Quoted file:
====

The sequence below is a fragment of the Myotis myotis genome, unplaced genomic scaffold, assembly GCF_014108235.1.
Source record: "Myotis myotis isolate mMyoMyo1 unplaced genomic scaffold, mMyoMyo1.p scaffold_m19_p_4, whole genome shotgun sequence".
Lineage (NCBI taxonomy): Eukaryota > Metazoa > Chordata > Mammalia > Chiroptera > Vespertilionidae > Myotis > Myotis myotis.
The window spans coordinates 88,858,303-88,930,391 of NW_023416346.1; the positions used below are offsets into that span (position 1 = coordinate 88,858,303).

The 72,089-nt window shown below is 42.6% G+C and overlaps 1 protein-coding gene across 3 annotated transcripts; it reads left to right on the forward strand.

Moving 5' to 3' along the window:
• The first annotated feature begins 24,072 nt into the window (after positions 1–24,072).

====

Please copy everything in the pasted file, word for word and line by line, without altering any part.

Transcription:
The sequence below is a fragment of the Myotis myotis genome, unplaced genomic scaffold, assembly GCF_014108235.1.
Source record: "Myotis myotis isolate mMyoMyo1 unplaced genomic scaffold, mMyoMyo1.p scaffold_m19_p_4, whole genome shotgun sequence".
Lineage (NCBI taxonomy): Eukaryota > Metazoa > Chordata > Mammalia > Chiroptera > Vespertilionidae > Myotis > Myotis myotis.
The window spans coordinates 88,858,303-88,930,391 of NW_023416346.1; the positions used below are offsets into that span (position 1 = coordinate 88,858,303).

The 72,089-nt window shown below is 42.6% G+C and overlaps 1 protein-coding gene across 3 annotated transcripts; it reads left to right on the forward strand.

Moving 5' to 3' along the window:
• The first annotated feature begins 24,072 nt into the window (after positions 1–24,072).